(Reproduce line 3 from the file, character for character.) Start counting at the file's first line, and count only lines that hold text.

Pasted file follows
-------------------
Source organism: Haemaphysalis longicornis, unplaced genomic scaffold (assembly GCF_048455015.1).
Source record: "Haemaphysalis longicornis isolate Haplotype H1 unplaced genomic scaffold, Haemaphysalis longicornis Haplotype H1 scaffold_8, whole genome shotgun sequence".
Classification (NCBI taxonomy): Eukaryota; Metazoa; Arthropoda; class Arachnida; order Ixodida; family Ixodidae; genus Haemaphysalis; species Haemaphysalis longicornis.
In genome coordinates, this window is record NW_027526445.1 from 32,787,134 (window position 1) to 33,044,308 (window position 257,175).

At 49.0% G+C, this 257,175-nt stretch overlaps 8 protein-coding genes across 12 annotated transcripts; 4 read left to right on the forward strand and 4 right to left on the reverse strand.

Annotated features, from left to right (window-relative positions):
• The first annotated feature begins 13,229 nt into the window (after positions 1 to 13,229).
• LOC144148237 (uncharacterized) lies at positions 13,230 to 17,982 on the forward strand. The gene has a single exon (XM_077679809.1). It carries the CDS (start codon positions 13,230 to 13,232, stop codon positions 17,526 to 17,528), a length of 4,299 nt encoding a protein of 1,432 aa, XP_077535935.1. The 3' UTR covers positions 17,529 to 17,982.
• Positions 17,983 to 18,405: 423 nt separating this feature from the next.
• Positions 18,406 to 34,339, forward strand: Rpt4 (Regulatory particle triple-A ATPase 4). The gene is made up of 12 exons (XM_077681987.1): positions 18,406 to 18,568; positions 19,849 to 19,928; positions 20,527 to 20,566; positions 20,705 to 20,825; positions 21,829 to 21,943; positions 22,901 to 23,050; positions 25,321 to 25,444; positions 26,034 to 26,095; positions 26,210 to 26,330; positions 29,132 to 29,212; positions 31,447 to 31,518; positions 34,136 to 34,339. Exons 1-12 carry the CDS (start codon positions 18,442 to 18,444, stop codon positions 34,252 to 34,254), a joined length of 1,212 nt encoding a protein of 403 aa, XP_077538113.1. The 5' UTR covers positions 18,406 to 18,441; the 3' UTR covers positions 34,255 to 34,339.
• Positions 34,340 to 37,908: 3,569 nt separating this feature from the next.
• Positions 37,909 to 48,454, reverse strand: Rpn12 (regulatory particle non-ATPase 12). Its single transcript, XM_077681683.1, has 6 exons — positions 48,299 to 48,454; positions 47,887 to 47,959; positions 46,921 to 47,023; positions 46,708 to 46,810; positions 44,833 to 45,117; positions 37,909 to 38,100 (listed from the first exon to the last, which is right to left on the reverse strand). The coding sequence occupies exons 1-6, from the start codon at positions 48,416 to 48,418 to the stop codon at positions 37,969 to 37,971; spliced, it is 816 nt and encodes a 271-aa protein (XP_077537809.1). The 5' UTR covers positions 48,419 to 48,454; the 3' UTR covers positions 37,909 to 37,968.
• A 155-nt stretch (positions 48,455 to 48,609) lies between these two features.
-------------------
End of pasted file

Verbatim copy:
Classification (NCBI taxonomy): Eukaryota; Metazoa; Arthropoda; class Arachnida; order Ixodida; family Ixodidae; genus Haemaphysalis; species Haemaphysalis longicornis.